After the Procedure
After surgery, your child will be cared for in the hospital's NICU.
Additional treatments after surgery usually include:
- Antibiotics as needed, to prevent infection
- Breathing machine (ventilator)
- Chest tube (a tube through the skin into the chest wall) to drain fluids from the space between the outside of the lung and the inside of the chest cavity
- Intravenous (IV) fluids, including nutrition
- Pain medicines as needed
If both the TEF and EA are repaired:
- A tube is placed through the nose into the stomach (nasogastric tube) during the surgery.
- Feedings are usually started through this tube a few days after surgery.
- Feedings by mouth are started slowly. The baby may need feeding therapy.
If only the TEF is repaired, a G-tube is used for feedings until the atresia can be repaired. The baby may also need continuous or frequent suction to clear secretions from the upper esophagus.
While your baby is in the hospital, the care team will show you how to use and replace the G-tube. You may also be sent home with an extra G-tube. The hospital staff will inform a home health supply company of your equipment needs.
How long your infant stays in the hospital depends on the type of defect your child has and whether there are other problems in addition to the TEF and EA. You will be able to bring your baby home once they are taking feedings by mouth or gastrostomy tube, is gaining weight, and safely breathing on their own.
Surgery can usually repair a TEF and EA. Once healing from the surgery is complete, your child may have these problems:
- The part of the esophagus that was repaired may become narrower. Your child may need to have more surgery to treat this.
- Your child may have heartburn, or gastroesophageal reflux (GERD). This occurs when acid from the stomach goes up into the esophagus. GERD may cause breathing problems.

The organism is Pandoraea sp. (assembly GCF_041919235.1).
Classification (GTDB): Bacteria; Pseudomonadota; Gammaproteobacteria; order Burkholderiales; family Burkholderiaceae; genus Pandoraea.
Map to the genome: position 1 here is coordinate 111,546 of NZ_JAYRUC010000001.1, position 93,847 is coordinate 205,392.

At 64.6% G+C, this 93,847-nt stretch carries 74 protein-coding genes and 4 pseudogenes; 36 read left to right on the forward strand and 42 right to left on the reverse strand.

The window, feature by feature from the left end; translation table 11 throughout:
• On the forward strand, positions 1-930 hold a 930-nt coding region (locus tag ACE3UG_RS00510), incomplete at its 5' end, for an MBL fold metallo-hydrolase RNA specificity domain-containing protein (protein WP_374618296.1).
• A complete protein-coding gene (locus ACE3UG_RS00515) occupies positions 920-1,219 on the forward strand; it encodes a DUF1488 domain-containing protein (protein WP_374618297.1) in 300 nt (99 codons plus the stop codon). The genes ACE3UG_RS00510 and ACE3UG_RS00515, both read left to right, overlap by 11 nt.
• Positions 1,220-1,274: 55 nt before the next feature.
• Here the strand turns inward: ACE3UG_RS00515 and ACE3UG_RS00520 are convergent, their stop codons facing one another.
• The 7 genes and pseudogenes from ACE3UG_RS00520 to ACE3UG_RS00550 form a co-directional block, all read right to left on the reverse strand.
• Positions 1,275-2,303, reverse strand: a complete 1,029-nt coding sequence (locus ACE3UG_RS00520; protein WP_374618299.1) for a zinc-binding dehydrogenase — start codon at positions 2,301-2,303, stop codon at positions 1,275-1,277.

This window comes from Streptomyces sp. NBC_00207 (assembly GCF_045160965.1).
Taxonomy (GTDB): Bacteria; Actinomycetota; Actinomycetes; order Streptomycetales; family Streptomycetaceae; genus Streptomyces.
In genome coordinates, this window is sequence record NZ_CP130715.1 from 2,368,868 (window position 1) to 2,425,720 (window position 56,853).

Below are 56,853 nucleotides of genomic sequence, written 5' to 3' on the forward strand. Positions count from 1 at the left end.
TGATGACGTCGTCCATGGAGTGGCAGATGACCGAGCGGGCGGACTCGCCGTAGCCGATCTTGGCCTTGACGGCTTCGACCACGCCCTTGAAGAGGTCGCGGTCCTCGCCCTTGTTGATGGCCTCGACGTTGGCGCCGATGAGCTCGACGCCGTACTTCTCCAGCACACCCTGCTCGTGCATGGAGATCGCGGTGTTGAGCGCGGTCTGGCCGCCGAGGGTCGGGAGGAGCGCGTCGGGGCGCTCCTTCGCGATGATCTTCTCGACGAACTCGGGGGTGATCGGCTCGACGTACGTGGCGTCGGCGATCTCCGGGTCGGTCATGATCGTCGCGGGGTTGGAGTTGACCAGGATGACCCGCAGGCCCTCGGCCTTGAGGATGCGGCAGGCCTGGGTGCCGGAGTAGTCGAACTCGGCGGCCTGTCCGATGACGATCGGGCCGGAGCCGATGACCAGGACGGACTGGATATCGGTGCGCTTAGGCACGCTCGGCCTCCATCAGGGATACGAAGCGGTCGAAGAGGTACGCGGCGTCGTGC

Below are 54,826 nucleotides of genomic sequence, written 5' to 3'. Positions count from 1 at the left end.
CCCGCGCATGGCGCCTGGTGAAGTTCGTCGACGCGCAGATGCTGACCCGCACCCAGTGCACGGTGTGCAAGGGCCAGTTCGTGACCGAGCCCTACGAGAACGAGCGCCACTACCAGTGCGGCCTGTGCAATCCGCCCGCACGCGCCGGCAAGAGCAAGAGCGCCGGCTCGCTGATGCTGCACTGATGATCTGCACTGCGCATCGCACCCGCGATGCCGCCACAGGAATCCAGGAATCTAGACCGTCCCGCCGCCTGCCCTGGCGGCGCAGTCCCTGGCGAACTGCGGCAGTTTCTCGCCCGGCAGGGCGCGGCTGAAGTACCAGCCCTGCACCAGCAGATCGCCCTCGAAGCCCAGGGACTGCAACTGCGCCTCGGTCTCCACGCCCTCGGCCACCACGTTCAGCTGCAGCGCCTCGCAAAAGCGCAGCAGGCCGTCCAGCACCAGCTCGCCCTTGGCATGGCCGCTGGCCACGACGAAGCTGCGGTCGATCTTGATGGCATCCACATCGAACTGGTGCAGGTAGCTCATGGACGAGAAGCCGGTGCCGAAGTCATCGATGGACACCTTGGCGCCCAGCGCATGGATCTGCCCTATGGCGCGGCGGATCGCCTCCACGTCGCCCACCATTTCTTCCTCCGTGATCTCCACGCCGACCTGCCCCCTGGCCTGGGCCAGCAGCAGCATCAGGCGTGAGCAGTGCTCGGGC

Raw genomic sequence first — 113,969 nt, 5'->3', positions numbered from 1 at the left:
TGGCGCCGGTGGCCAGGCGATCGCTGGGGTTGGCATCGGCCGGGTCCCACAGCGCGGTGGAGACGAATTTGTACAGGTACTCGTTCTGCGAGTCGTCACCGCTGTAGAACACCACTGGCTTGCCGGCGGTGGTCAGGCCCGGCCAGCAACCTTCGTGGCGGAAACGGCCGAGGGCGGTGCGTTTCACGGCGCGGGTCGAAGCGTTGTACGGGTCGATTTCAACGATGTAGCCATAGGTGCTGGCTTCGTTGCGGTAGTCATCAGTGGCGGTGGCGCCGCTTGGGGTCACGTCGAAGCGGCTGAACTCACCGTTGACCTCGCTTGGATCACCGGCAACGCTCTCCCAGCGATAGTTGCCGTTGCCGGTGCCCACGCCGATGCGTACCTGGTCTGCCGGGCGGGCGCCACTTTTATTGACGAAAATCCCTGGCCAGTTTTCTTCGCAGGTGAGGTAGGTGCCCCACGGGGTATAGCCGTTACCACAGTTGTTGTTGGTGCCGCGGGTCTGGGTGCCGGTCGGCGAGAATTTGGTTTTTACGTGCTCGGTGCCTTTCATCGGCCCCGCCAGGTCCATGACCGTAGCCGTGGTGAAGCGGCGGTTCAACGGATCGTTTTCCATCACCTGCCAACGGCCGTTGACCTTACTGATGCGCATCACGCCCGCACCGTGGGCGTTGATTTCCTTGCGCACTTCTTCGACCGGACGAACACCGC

During infancy and early childhood, many children will have problems with breathing, growth, and feeding, and will need to continue seeing both their primary care provider and specialists.
Babies with TEF and EA who also have defects of other organs, most commonly the heart, may have long-term health problems.
TEF repair; Esophageal atresia repair
Madanick R, Orlando RC. Anatomy, histology, embryology, and developmental anomalies of the esophagus. In: Feldman M, Friedman LS, Brandt LJ, eds. Sleisenger and Fordtran's Gastrointestinal and Liver Disease: Pathophysiology/Diagnosis/Management. 10th ed. Philadelphia, PA: Elsevier Saunders; 2016:chap 42.
Rothenberg SS. Esophageal atresia and tracheoesophageal fistula malformations. In: Holcomb GW, Murphy P, St. Peter SD, eds. Holcomb and Ashcraft's Pediatric Surgery. 7th ed. Philadelphia, PA: Elsevier; 2020:chap 27.
Review Date 9/29/2019
Updated by: Kimberly G. Lee, MD, MSc, IBCLC, Clinical Professor of Pediatrics, Division of Neonatology, Medical University of South Carolina, Charleston, SC. Review provided by VeriMed Healthcare Network. Also reviewed by David Zieve, MD, MHA, Medical Director, Brenda Conaway, Editorial Director, and the A.D.A.M. Editorial team.